Master of Arts (MA)


Foreign Languages and Literatures

Document Type



ABSTRACT The Revised Hierarchical Model (RHM) posits an organization of the bilingual lexicon based on conceptual and lexical links between first (L1) and second (L2) language words (Kroll & Stewart, 1994). This model predicts that increasing L2 proficiency would lead to the strengthening of conceptual links between L1 and L2 words (Cheng & Leung, 1989; Dong et al., 2005, Francis et al., 2014). The question arises, however, whether proficiency is the only predictor of conceptual link strength. Some studies suggest that L2 word processing may be different in heritage speakers and adult L2 learners who have similar L2 proficiency, but differ in age and context of initial exposure to L2 (Cheng & Leung, 1989; Montrul & Foote, 2014). The purpose of this study was to examine word processing in three types of bilinguals: high proficiency heritage speakers, advanced L2 learners and novice L2 learners. We expected to find differences between heritage speakers and adult L2 learners. Thirty English-Spanish bilinguals (ten participants per group) were recruited based on a thorough assessment of Spanish language proficiency. All of them performed a SpanishEnglish word translation task and a picture naming task. For both tasks, accuracy and reaction time (RTs) in milliseconds from the onset of stimulus to the moment when the articulation of a response began were measured. Analyses of variance confirmed that the groups were significantly different in all four measures. Post-hoc Tukey tests showed that the novice L2 learners group differed from both the high proficiency groups. In sum, the results showed that the novice L2 learners had significantly lower accuracy and higher RTs in both tasks than the two high proficiency groups. This is consistent with previous studies, suggesting that bilingual performance in lexical retrieval tasks that require conceptual access is affected by L2 proficiency level (Cheng & Leung, 1989; Dong et al., 2005, Francis et al., 2014). However, no differences were found between the high proficiency heritage speakers and advanced L2 learners in any task performance. This suggests that proficiency has a greater effect on word processing than combined age and context of acquisition on lexical access.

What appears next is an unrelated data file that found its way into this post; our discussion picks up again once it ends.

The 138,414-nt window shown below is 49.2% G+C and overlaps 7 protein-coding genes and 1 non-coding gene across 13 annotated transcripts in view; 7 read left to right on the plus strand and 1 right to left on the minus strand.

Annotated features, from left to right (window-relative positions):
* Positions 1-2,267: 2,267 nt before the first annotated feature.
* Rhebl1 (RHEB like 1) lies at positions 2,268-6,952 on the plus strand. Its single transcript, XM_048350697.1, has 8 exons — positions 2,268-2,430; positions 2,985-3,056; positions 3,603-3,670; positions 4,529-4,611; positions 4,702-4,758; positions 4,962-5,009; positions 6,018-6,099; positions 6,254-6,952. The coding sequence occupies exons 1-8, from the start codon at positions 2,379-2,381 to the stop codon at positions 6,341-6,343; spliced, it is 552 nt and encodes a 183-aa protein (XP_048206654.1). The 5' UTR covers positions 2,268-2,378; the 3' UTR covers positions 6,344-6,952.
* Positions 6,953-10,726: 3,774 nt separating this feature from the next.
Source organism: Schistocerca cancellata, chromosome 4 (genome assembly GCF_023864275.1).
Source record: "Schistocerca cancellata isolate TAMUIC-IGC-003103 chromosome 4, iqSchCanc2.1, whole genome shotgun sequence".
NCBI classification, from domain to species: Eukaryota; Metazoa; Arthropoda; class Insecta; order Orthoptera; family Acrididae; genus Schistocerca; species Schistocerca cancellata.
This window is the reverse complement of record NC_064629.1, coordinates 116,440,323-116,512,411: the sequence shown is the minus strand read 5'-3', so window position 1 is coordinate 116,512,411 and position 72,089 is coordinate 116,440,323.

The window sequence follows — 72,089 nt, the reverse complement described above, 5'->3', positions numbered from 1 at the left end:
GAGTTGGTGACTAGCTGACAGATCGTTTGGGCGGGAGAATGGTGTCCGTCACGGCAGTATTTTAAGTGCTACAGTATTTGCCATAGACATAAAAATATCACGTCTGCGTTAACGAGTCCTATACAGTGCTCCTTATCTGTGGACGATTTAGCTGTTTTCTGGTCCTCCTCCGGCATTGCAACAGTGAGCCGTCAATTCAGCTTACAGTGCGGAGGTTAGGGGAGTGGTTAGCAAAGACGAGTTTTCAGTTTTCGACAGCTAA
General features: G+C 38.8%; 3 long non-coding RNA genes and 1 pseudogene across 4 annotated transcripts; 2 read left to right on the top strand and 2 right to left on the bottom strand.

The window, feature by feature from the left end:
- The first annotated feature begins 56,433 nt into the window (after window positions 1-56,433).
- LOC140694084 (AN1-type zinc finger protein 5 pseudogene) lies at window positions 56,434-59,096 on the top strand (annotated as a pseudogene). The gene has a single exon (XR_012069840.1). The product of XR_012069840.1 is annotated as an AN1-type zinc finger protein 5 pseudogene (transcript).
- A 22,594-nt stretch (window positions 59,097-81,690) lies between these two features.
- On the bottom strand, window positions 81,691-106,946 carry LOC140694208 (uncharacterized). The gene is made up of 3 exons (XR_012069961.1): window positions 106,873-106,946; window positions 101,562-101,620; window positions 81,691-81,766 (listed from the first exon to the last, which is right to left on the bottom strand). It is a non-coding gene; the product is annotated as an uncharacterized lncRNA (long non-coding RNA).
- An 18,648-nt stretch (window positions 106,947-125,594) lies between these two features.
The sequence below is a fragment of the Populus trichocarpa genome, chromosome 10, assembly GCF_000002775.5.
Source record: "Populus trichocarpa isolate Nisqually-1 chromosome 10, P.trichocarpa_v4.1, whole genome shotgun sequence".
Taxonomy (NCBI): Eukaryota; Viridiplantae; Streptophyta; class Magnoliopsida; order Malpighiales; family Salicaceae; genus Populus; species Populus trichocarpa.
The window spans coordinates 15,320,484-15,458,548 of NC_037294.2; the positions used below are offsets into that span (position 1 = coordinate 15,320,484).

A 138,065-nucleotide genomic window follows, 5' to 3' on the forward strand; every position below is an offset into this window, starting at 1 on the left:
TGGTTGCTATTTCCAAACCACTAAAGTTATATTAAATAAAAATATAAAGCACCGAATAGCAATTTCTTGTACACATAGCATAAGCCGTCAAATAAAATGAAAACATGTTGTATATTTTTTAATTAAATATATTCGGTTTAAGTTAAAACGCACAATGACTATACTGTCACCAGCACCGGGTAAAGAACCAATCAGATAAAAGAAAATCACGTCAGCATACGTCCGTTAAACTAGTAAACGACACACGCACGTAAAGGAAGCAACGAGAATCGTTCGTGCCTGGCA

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Committee Chair

Dorado, Dorian